In recent months, the Biden Administration has taken historical steps to address mental illness in America, awarding $103 million in American Rescue Plan funds to boost health care workers’ mental health and pushing health insurance providers to ensure mental health parity in their benefit plans. Yet, despite these strides, the U.S. continues to use its jails as warehouses for people experiencing mental illness.
The latest research shows that a staggering 80% of the 11.2 million people currently incarcerated in the U.S. have unmet mental health and substance use treatment needs, making jails one of the nation’s largest mental health care providers. To champion mental health, the Biden Administration must broaden its understanding of what constitutes mental health care and who is being left out, including the millions of men and women incarcerated or cycling through our jails and prisons
To begin with, we need to stop incarcerating people who are arrested for substance use or a mental health crisis and get them in treatment instead. Life-saving medication and therapy is just the starting point. Supplementing these treatments with a holistic package of basic services – such as housing, employment and social support – aimed at supporting those with mental illness would help people lead healthy, meaningful lives, rather than condemn them to locked cells.
Helping clients find work is especially important, since unemployment takes a significant toll on mental health, much like the grief of unemployment or the pain of losing a loved one. When we connect our clients to employment resources such as job fairs, resume workshops, or lists of employers willing to hire people who have been involved in the legal system, we help them financially and boost their mental health. Our team also connects people with public benefits and helps them access local food pantries.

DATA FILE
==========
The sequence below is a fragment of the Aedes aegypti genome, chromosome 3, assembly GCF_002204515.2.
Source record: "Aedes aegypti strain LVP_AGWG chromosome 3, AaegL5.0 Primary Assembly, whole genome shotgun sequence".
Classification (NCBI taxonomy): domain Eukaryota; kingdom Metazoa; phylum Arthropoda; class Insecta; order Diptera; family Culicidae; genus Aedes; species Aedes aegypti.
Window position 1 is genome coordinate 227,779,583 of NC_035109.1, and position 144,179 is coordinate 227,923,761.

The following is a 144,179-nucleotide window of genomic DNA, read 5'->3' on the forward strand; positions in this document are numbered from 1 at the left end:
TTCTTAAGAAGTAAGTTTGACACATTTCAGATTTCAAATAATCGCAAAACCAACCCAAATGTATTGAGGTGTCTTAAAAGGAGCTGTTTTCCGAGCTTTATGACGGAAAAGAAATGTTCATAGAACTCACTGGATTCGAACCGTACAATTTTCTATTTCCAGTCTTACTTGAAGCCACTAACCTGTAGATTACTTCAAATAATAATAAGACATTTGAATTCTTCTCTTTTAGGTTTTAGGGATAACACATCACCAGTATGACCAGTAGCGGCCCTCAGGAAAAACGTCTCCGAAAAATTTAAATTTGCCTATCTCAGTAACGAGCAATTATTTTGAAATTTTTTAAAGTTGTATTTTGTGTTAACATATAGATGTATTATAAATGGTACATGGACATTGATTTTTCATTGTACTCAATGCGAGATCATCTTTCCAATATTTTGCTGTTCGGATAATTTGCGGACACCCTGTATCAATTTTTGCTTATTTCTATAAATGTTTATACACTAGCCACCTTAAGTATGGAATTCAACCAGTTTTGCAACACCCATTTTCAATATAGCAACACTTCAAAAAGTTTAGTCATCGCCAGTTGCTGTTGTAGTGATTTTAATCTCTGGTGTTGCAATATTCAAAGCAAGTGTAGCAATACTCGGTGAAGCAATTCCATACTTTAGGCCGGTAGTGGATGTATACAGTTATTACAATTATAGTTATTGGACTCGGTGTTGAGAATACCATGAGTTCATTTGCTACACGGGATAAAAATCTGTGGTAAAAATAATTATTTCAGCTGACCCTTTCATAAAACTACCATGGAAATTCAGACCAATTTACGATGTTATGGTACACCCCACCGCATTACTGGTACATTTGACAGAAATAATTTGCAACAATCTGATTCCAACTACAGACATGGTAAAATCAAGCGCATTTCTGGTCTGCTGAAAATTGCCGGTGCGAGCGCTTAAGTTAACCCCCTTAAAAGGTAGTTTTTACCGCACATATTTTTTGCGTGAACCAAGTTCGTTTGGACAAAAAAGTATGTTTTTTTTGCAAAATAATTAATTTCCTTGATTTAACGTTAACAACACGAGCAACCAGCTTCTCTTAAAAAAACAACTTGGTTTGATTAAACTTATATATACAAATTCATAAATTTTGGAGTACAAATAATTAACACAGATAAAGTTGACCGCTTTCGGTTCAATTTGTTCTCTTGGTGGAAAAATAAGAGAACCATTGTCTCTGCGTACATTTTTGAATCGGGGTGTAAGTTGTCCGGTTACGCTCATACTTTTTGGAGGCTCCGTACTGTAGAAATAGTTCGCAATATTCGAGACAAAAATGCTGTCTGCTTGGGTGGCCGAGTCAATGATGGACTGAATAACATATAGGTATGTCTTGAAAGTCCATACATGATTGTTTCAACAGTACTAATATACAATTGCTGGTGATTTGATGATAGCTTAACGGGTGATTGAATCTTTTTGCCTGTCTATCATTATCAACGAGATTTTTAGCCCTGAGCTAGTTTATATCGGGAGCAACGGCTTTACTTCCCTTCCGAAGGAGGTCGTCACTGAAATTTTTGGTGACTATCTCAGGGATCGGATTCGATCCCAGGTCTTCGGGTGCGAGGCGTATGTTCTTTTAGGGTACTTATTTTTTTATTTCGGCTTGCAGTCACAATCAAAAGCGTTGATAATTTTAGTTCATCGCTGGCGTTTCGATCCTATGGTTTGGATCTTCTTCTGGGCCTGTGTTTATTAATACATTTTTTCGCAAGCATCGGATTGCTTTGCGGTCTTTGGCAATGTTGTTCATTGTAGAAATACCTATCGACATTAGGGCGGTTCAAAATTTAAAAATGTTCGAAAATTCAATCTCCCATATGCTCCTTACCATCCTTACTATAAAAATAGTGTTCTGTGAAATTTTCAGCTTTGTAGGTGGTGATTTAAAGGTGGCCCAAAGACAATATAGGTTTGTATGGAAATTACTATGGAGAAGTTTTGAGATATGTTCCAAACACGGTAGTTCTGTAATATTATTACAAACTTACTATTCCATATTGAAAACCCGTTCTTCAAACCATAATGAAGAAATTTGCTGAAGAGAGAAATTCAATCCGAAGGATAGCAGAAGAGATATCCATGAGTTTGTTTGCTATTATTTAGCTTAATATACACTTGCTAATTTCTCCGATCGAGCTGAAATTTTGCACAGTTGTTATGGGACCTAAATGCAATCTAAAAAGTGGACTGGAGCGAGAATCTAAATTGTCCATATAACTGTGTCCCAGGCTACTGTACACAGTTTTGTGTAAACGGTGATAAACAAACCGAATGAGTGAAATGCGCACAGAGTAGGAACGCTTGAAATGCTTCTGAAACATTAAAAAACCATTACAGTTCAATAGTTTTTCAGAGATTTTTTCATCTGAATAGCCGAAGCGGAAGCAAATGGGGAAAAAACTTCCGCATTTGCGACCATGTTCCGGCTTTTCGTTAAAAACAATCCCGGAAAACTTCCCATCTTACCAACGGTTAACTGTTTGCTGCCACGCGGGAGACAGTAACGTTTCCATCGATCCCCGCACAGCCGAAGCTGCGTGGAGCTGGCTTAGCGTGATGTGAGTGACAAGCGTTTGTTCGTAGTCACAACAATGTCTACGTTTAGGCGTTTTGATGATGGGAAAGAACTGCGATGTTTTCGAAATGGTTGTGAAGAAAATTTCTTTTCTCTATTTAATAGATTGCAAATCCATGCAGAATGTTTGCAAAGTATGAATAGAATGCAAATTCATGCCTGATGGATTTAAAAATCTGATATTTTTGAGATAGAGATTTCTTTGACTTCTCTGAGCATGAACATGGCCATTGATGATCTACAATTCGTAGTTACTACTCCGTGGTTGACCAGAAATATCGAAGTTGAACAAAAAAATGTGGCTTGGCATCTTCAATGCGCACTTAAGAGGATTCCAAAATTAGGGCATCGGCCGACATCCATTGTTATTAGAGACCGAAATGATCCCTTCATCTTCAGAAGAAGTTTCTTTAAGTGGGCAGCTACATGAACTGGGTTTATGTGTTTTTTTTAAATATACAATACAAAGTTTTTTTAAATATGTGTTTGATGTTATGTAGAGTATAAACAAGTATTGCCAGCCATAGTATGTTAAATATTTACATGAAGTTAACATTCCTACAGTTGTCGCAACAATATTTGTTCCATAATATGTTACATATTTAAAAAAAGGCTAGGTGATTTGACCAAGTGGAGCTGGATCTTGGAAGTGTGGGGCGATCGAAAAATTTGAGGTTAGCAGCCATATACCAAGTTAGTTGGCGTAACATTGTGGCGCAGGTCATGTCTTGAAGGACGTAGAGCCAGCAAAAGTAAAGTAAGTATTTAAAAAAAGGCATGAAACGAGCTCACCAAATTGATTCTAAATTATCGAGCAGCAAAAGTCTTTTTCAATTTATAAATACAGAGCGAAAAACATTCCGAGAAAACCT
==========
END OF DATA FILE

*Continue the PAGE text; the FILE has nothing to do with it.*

As Partners for Justice advocates embedded in the offices of public defenders, we work to connect clients to resources that help them avoid or recover from mental health struggles. In turn, our clients have taught us that to heal this nation, we must learn to respond to social harms and injustice with mercy and an interest in solving problems, rather than exacting punishment.
The U.S. imprisons more people per capita than any other country on earth, but does very little to prevent or treat mental illness among incarcerated people. Many jail policies make matters worse. Example: People believed to be at risk of sucide are often placed into isolation cells, compounding their anxiety and despair. People assigned to mental health units often get less time outside of their cell, less time outdoors, and fewer privileges.
Elizabeth Stroud, an advocate for the Tribal Defender’s Office in Pablo, Montana, spent several days trying to get one client referred to a medication-assisted treatment program, but the doctor initially refused to prescribe Suboxone, the most widely used medication for people addicted to opioids. The doctor said she didn’t want him to be around drug-using friends and be on that medication. It took a month to provide the client with medication, during which time his mental health took a nosedive.